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Katharine Drexel: If your father is an international banker and you ride in a private railroad car, you are not likely to be drawn into a life of voluntary poverty. But if your mother opens your home to the poor three days each week and your father spends half an hour each evening in prayer, it is not impossible that you will devote your life to the poor and give away millions of dollars. Katharine Drexel did that.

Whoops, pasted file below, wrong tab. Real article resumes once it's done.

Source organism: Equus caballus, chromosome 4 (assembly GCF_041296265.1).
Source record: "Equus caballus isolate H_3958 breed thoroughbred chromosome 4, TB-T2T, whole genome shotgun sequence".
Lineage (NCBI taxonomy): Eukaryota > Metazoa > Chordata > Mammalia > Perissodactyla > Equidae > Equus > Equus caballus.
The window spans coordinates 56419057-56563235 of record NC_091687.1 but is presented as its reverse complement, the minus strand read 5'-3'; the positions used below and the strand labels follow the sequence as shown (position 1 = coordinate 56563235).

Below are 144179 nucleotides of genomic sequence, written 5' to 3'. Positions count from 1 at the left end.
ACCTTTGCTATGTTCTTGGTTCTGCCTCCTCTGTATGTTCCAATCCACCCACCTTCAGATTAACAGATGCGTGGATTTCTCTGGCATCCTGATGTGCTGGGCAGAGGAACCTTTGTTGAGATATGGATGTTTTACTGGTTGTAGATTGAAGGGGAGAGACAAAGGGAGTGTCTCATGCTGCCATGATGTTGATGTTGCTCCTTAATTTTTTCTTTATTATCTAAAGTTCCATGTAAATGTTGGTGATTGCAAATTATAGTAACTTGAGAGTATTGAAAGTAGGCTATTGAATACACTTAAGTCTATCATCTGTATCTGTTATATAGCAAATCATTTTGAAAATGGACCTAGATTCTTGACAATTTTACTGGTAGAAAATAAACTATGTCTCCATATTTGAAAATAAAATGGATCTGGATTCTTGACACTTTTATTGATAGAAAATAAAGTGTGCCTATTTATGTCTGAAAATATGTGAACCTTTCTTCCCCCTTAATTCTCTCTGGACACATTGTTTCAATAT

<p>She was born in Philadelphia in 1858. She had an excellent education and traveled widely. As a rich girl, she had a grand debut into society. But when she nursed her stepmother through a three-year terminal illness, she saw that all the Drexel money could not buy safety from pain or death, and her life took a profound turn. </p><p>She had always been interested in the plight of the Indians, having been appalled by what she read in Helen Hunt Jackson’s <i>A Century of Dishonor</i>. While on a European tour, she met Pope Leo XIII and asked him to send more missionaries to Wyoming for her friend Bishop James O’Connor. The pope replied, “Why don’t you become a missionary?” His answer shocked her into considering new possibilities. </p><p>Back home, Katharine visited the Dakotas, met the Sioux leader Red Cloud and began her systematic aid to Indian missions. </p><p>She could easily have married. But after much discussion with Bishop O’Connor, she wrote in 1889, “The feast of St. Joseph brought me the grace to give the remainder of my life to the Indians and the Colored.” Newspaper headlines screamed “Gives Up Seven Million!” </p><p>After three and a half years of training, she and her first band of nuns (Sisters of the Blessed Sacrament for Indians and Colored) opened a boarding school in Santa Fe. A string of foundations followed. By 1942 she had a system of black Catholic schools in 13 states, plus 40 mission centers and 23 rural schools. Segregationists harassed her work, even burning a school in Pennsylvania. In all, she established 50 missions for Indians in 16 states. </p><p>Two saints met when Katharine was advised by Mother Cabrini about the “politics” of getting her Order’s Rule approved in Rome. Her crowning achievement was the founding of Xavier University in New Orleans, the first Catholic university in the United States for African Americans. </p><p>At 77, she suffered a heart attack and was forced to retire. Apparently her life was over. But now came almost 20 years of quiet, intense prayer from a small room overlooking the sanctuary. Small notebooks and slips of paper record her various prayers, ceaseless aspirations and meditation. She died at 96 and was canonized in 2000.</p> American Catholic Blog Our task during these forty days is to examine our lives in light of God’s Word and see where we’ve allowed darkness to creep in, where we’ve taken the bait of the diabolical fisher of men. It’s time to use the sword of the Spirit to cut through his web of deception, to free ourselves from the net that holds us as prey.